Great for fans.
Kashyyk, no question.
No, but very few do
Listening to this book is like watching a movie with the video turned off, there are tons of effects, every voice is by a different actor. I've never heard an AB quite like this but really enjoyed the change. Will listen to the whole series now.
Only if they were way into politics.
The depth of the narrative. Take the soundbites you heard in 2012 and this will go about 400% deeper.
If you loved this first one this one is just as good. I basically listened to it nonstop until I was done.
Middle of the pack.
Richie, he's very funny and sort of indomitable.
No, but he does a good job. The one thing is that a lot of his narration is in a sort of "crazy" voice which can start to grate after awhile.
Ha, they have made several films of this book. I'll leave that up to the producers. Maybe, "Evil has no Name?"
This is a project to get through, you may find you have some credits stack up while you plow through this. It's good but REALLY messed up. A lot of King's stuff ends up being pretty simple in the end. Under the Dome has a pretty simple conclusion. Salem's Lot is about vampires that pretty much act like vampires. The Stand sort of has the Devil vs Good but it's not a complex struggle. There are scenes in this book that you almost can't finish and that make you want to stop reading. Their is an undercurrent of prepubescent sexuality that some (me) will find very disturbing as well. The character development is on par with any trilogy. Each person is basically a novella unto themselves. It's so long that you may find yourself dropping it for awhile and then coming back to it. It's clearly his magnum opus though and incredibly creative.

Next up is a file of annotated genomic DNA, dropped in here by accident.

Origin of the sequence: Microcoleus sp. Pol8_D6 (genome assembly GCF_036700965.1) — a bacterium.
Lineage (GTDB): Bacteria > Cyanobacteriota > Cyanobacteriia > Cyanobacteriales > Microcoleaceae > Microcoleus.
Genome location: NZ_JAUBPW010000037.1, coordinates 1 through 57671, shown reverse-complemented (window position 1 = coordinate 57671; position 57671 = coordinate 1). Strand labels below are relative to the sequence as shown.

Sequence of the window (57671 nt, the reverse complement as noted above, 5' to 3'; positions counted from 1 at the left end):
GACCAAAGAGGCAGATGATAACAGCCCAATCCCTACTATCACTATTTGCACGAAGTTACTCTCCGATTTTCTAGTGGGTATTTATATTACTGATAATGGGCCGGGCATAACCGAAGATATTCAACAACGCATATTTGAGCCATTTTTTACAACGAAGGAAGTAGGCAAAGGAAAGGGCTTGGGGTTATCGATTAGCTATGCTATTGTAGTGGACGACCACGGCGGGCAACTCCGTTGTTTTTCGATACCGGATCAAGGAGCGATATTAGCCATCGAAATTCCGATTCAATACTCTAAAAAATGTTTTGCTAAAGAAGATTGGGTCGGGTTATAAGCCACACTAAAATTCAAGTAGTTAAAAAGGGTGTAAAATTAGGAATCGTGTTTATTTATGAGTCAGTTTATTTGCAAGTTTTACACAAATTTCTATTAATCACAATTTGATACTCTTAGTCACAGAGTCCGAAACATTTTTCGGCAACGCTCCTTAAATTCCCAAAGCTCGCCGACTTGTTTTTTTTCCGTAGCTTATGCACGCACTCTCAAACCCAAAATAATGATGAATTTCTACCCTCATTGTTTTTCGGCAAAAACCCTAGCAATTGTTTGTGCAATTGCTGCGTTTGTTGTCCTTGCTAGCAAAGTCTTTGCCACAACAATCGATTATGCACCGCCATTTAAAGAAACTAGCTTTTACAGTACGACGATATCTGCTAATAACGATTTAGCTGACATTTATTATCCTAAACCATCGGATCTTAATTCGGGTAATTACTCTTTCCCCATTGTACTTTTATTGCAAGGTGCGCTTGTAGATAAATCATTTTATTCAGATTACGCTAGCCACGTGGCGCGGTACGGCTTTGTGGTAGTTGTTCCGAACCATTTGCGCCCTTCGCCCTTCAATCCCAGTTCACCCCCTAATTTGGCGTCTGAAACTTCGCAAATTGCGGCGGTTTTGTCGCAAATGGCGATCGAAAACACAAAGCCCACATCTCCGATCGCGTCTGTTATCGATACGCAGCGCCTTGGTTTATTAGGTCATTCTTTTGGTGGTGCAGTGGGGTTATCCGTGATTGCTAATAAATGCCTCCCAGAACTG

Never read the print.
Not as good as Under the Dome, not nearly as large in scale.
Probably Straker. Seems so creepy and the main bad guy is "on screen" so relatively rarely.
If I have anything bad to say about this book it's that the beginning is a bit long and it's almost like he rushed the middle and the end. It seems like just when the action is getting going the book is finishing up. King tends to write pretty long books so I was a bit surprised to be in the thick of it and notice only about 2 hours left of play time. Others have noted that there are parts of this book that are downright terrifying and I will wholeheartedly agree with them. When Matt is "alone" in his house I almost had to stop listening as I was walking into my dark apartment alone.
Don't know, never read any Clines in print
Hard to say, other people have compared to X-men which I think is spot on.
World War Z + X-men
Really fun book, kind of jumps into the action. Interesting characters (esp Gorgon and St. George). Like others have said this really is a lot like X-men (in a good way) and a lot like a comic book. There isn't a ton of moody dialogue or needless backstory. For example you understand that St. George is really heroic but Clines doesn't go off on a 45 min explanation of why that is and really that is just fine. If anything annoyed me a little bit it was the endless description of individual kills. I get it, you kill zombies with a headshot, I don't need to hear about 200 individual headshots. I emailed audible b/c I think the file is corrupted at the end, it seems to skip over some parts in the final scenes. I can't imagine Clines wrote it the way it is spoken.